Arguably the most prominent mystery in both DeLillo’s novels and Lost is the mystery of time. Indeed, all of the other mysteries in these texts can be understood as metonymic stand-ins for the ultimate imponderability of time. As DeLillo writes in The Body Artist, time is “the thing you know nothing about” (101). All of DeLillo’s novels are meditations on temporality. DeLillo’s famously stagnant plots are expressions of a desire to reduce time to its barest elements and hold it under a microscope. While Lost differs from DeLillo markedly in its preference for plot-heavy narration, Lost shares DeLillo’s obsessive preoccupation with the phenomenology of time. DeLillo’s first novel, Americana, is built around a “flashback” chapter and a “flashforward” frame story in a way that is remarkably reminiscent of Lost. In both cases, the experimentations with narrative temporality provoke questions about how the past, present, and future are connected to one another through the lived experience of an individual human being. As a kind of post-apocalyptic narrative, Lost interrogates the temporality of trauma in a manner that is reminiscent of The Body Artist and Falling Man. Indeed, The Body Artist’s Mr. Tuttle would be right at home on the Lost island, which is populated by characters whose consciousnesses bounce around unpredictably through time. But in addition to the traumatic intrusion of the past into the present, Lost and DeLillo both consider the mysterious intrusion of the future into the present. Underworld’s backwards narrative weaves a kind of reverse-suspense. Rather than the conventional narrative question – What happens next? – the reader of Underworld asks, How did what I know already to have happened come about? The reversal redirects the reader’s attention from the passage of time itself to the content of time, to the consideration of the choices and happenstances that caused reality to take the shape that it took. DeLillo also plays with this convergent temporality in Cosmopolis, in which he narrates Eric Packer’s story and Benno Levin’s story in opposite directions, as if the two characters were moving in opposite directions through time, personifying the intersecting lines of temporality that combine to articulate lived experience. Lost’s season four transition from flashbacks to flashforwards has a similar effect on the way we follow the characters’ stories and encourages an understanding of time not as a dot moving forward on a single line, but as an Einsteinian field in which past, present, and future are all concurrently active.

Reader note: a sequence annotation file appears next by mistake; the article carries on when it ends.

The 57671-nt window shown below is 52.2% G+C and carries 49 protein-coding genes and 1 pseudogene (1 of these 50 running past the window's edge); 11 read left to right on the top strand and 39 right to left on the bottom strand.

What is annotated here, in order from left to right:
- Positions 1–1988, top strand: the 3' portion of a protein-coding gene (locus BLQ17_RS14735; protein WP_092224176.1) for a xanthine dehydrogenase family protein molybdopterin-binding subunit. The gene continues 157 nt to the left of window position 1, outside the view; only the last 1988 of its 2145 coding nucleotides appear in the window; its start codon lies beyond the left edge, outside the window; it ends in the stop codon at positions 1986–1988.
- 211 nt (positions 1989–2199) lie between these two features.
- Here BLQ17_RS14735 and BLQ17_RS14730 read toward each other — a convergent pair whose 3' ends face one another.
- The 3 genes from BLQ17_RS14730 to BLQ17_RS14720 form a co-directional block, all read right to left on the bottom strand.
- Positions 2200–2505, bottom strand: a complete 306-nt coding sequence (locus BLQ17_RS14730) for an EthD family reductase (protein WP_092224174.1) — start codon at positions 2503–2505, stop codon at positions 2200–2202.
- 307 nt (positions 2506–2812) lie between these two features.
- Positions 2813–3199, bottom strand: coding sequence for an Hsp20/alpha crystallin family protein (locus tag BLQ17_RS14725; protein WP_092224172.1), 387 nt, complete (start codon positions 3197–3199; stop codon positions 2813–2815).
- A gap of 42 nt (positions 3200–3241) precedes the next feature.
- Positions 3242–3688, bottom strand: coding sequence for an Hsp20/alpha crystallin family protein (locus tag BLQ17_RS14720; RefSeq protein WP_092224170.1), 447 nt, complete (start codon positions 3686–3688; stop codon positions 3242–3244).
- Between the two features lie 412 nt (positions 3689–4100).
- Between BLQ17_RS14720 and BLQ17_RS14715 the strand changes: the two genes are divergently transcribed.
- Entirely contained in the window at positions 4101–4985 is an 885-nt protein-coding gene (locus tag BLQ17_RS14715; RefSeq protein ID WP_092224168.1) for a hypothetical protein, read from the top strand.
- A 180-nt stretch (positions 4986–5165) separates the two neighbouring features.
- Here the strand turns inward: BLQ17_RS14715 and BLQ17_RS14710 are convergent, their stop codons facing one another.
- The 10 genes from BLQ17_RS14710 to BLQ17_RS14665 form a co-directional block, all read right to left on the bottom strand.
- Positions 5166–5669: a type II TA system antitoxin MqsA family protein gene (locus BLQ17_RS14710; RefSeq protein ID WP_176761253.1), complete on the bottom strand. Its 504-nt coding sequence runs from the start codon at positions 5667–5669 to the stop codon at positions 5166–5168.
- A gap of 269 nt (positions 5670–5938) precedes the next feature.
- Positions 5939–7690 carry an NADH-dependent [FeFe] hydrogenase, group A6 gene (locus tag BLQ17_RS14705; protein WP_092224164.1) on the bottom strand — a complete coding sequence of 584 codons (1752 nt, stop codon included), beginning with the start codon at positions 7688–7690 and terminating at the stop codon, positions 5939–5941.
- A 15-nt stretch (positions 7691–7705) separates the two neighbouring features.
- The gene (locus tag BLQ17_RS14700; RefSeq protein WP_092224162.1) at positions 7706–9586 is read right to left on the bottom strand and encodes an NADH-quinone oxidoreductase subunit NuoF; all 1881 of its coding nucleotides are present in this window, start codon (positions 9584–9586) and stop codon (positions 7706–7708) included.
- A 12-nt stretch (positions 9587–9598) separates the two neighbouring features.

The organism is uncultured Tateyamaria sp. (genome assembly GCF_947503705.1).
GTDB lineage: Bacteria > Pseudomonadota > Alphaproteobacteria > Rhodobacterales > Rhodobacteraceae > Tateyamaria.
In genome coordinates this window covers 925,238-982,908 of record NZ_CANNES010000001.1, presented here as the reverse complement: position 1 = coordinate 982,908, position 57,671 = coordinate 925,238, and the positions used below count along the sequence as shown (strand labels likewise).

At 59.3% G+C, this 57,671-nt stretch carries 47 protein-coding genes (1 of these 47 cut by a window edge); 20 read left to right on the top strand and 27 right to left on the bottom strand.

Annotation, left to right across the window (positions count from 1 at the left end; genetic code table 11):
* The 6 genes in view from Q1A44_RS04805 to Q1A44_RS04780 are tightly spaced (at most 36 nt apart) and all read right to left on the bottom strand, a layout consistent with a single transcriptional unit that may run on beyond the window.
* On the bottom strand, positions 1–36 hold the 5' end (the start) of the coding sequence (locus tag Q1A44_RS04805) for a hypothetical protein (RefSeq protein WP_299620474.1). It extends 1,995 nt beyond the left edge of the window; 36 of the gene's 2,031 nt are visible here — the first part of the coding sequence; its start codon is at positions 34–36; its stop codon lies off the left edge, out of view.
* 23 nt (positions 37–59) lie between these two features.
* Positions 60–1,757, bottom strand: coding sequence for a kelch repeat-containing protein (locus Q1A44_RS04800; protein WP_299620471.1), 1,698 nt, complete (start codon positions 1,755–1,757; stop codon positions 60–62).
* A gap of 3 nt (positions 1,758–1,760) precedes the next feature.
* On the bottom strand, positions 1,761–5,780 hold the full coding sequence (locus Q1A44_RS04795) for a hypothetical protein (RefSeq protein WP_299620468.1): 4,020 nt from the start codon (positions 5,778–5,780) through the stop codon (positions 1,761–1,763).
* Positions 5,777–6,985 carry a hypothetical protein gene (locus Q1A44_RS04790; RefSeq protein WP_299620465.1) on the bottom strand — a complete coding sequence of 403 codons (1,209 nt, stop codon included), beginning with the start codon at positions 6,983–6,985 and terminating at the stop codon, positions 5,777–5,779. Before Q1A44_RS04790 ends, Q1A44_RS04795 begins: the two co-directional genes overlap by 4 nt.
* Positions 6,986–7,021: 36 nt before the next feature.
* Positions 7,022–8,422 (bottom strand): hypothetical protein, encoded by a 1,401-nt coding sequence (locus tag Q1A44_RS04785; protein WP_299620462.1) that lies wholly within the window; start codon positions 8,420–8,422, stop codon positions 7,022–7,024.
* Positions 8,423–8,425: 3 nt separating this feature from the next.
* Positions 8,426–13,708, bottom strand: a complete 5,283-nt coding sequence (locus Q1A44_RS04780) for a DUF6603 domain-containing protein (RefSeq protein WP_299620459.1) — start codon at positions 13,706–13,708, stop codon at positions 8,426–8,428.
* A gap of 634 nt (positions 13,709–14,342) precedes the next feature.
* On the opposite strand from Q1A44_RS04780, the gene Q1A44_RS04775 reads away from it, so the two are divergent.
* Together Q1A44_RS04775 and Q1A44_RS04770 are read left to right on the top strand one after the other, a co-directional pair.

Of course, there are many important differences to be acknowledged between DeLillo’s novels and Lost. Lost’s characters are drawn broadly out of stereotypes and caricatures that DeLillo would touch only with the ten-foot pole of irony. DeLillo is as independent as it is possible for a mass-marketed artist to be, while Lost is a corporate commodity stamped with the Disney logo. And Lost is consumed with the kind of meticulous plotting that both Jack Gladney and Don DeLillo hold in fearful suspicion. At its best, however, Lost achieves the feat of communicating some of DeLillo’s complex intuitions about mystery, agency, and temporality to an audience that has been shaped by the same contemporary influences of which DeLillo is such an astute observer. When we consider DeLillo and Lost as companion texts, the correspondences between DeLillo’s literary artistry and the television writers’ bid for commercial appeal suggest a wider set of cultural concerns about the texture of lived experience in the twenty-first century.
DeLillo, Don. Americana. Boston: Houghton Mifflin, 1971. Print.
—. The Body Artist. NY: Scribner, 2001. Print.